On a regular day I’ll reach for coffee, but when life sucks, tea is the shoulder I cry on. When I’m sick, or cold, or when I’ve already had a fire truck’s-worth of coffee, I’ll switch on the kettle and prepare a soothing cup of tea. The problem with now-and-then tea culture is that the stuff doesn’t last forever. Before you know it, your tea might be a ghost of its former self, and that doesn’t taste so comforting. Luckily there are a few signs you can check on to see if your tea is still robust.
Check the color
Aside from humidity causing mold, tea is dry and doesn’t necessarily “go bad.” However, over time (six months to a year, depending on the variety), tea will lose a lot of flavor and the health benefits it’s touted for having. According to Dona tea company, before you start steeping, observe the color of your tea leaves. Tea is made of plant matter and it should be colorful, especially if it’s an herbal tea with flowers and spices. Tea that has already passed its prime will have dull, lackluster hues.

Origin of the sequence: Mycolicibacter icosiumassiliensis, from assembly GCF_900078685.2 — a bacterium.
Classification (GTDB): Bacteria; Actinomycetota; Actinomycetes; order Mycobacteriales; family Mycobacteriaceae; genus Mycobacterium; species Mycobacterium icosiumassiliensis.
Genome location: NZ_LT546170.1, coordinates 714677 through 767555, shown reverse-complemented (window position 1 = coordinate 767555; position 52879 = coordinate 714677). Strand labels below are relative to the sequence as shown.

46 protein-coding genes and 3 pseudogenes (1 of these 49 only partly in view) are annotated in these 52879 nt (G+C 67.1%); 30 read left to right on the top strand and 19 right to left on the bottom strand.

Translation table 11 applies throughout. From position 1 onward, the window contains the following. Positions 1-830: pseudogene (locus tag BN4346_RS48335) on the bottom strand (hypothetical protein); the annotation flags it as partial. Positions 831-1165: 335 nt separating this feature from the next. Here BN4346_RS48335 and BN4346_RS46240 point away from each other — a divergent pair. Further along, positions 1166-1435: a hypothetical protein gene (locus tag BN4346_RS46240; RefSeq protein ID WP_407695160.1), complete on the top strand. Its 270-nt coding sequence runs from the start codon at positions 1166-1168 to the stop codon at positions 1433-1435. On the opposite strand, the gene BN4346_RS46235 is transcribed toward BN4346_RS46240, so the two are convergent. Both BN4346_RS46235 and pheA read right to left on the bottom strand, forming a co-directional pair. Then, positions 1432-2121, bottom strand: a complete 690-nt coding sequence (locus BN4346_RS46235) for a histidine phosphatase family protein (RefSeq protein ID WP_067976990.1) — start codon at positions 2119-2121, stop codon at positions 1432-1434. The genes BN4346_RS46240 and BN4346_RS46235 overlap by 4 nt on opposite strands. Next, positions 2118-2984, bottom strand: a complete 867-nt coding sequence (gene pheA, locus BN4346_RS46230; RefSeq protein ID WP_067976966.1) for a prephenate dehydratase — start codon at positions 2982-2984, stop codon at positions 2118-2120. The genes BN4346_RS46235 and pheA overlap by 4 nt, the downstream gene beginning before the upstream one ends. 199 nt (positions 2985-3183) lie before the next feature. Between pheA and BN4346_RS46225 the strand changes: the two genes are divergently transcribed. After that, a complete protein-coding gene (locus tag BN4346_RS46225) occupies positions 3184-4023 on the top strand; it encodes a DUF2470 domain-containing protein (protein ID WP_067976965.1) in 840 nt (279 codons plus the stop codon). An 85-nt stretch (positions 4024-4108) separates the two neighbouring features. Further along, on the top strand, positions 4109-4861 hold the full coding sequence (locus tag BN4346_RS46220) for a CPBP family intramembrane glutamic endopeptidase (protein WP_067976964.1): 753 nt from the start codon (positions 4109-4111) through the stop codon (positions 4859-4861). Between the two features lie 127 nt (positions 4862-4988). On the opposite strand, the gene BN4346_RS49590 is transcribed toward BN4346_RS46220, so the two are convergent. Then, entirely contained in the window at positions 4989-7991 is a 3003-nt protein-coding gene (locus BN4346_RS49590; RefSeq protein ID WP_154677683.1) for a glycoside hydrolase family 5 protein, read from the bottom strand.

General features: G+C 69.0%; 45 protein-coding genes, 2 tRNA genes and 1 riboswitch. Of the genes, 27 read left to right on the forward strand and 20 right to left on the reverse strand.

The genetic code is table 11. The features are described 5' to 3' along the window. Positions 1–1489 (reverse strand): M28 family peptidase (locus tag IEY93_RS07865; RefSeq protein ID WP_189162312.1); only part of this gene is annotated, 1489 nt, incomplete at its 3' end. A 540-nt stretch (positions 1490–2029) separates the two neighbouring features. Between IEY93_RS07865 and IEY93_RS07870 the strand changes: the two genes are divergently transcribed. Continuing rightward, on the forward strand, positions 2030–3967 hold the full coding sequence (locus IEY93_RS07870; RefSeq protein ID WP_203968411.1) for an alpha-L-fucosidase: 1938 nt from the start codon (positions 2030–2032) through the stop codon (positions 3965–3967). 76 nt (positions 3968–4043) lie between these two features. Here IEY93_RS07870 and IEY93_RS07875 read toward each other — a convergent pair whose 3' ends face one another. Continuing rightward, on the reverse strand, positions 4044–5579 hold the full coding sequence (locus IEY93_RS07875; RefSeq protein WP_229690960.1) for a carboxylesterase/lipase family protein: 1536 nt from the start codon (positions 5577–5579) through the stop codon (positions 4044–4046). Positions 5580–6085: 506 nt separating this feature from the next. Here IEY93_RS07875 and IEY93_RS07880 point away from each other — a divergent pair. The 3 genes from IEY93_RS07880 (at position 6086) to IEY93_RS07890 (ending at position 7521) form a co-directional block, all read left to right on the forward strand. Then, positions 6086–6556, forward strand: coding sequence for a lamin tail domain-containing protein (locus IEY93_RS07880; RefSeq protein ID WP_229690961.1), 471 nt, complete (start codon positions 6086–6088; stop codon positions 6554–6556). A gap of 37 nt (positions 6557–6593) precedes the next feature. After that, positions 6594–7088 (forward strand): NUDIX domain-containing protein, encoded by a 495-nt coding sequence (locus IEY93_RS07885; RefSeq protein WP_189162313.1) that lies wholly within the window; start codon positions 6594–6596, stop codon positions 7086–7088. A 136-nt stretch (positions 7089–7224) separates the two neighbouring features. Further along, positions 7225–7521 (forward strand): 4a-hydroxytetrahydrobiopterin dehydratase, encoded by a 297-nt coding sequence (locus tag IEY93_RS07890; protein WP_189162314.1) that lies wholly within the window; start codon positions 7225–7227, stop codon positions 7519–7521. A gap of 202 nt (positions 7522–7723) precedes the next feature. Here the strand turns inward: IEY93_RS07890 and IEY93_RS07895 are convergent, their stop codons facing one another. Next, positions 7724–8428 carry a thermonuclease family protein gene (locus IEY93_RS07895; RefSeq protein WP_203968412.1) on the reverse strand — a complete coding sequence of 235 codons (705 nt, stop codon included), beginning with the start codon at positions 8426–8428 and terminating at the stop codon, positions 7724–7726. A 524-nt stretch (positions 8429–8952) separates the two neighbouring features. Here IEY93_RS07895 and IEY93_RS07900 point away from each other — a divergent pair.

Let’s say you’re using bagged tea and you can’t easily observe the leaves. Give it a good whiff: You should get something here. Even teas that have lost some of their former vibrancy will still have a detectable aroma. If you find yourself nearly snorting the bag and you can’t tell if it’s mint or peach, it’s time for a new batch.
Witness the steep
Even if you started steeping your tea before you sniffed the bag, it’s not too late. Once the tea hits the hot water, it should give off further aroma and, depending on the tea, imbue the water with color. An English breakfast tea that’s been steeping for five minutes should be fragrant and dark. Anything else, and you may be in for a drink about as dull as the English can get.
Store your tea for longevity
Help your tea maintain its oomph for longer by storing it well. Tea leaves are vulnerable to light, humidity, and odors. For boxed tea, keep the bags in the original packaging. Most tea manufacturers include a surrounding bag and box to keep out those three elements, whether it’s individual, impermeable packets, or one greater wax-coated bag inside of an opaque box, like Celestial Seasonings uses. Loose teas are often stored in metal containers. Not only do these look snazzy, but canisters can be airtight and completely block out light, humidity, and off-odors. Won’t trade your Sweet Tangerine Positive Energy Yogi boxed tea bags for any of this tin-can, loose-leaf mumbo-jumbo? You can have the best of both worlds. Lots of things come in tin canisters, so repurpose an old one or buy a tea canister for under five bucks. Load up your bagged tea in the canister and seal it up to help extend your tea’s life.
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